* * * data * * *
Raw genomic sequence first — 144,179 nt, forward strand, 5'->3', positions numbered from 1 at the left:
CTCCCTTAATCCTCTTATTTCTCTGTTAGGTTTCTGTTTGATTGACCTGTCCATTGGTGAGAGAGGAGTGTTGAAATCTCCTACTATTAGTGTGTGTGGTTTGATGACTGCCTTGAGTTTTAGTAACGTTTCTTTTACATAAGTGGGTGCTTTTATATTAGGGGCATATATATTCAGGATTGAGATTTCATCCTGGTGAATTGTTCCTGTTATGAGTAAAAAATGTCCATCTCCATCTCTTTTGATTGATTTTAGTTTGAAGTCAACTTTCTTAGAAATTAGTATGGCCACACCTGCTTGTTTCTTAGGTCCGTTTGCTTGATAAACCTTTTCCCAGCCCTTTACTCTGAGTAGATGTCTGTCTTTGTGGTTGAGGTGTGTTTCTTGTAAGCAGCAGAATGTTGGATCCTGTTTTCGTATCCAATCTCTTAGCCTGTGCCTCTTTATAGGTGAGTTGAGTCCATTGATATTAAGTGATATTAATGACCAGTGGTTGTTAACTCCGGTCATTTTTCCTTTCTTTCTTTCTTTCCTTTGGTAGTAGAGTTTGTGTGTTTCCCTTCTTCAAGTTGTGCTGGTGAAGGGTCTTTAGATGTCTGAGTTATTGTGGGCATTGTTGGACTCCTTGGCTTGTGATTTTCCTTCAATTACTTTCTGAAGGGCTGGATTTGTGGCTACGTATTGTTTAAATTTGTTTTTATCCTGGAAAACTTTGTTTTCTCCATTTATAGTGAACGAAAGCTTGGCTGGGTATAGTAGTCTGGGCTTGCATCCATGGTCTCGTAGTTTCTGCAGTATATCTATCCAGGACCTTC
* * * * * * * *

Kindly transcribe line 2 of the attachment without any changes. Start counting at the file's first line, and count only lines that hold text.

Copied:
CTCCCTTAATCCTCTTATTTCTCTGTTAGGTTTCTGTTTGATTGACCTGTCCATTGGTGAGAGAGGAGTGTTGAAATCTCCTACTATTAGTGTGTGTGGTTTGATGACTGCCTTGAGTTTTAGTAACGTTTCTTTTACATAAGTGGGTGCTTTTATATTAGGGGCATATATATTCAGGATTGAGATTTCATCCTGGTGAATTGTTCCTGTTATGAGTAAAAAATGTCCATCTCCATCTCTTTTGATTGATTTTAGTTTGAAGTCAACTTTCTTAGAAATTAGTATGGCCACACCTGCTTGTTTCTTAGGTCCGTTTGCTTGATAAACCTTTTCCCAGCCCTTTACTCTGAGTAGATGTCTGTCTTTGTGGTTGAGGTGTGTTTCTTGTAAGCAGCAGAATGTTGGATCCTGTTTTCGTATCCAATCTCTTAGCCTGTGCCTCTTTATAGGTGAGTTGAGTCCATTGATATTAAGTGATATTAATGACCAGTGGTTGTTAACTCCGGTCATTTTTCCTTTCTTTCTTTCTTTCCTTTGGTAGTAGAGTTTGTGTGTTTCCCTTCTTCAAGTTGTGCTGGTGAAGGGTCTTTAGATGTCTGAGTTATTGTGGGCATTGTTGGACTCCTTGGCTTGTGATTTTCCTTCAATTACTTTCTGAAGGGCTGGATTTGTGGCTACGTATTGTTTAAATTTGTTTTTATCCTGGAAAACTTTGTTTTCTCCATTTATAGTGAACGAAAGCTTGGCTGGGTATAGTAGTCTGGGCTTGCATCCATGGTCTCGTAGTTTCTGCAGTATATCTATCCAGGACCTTC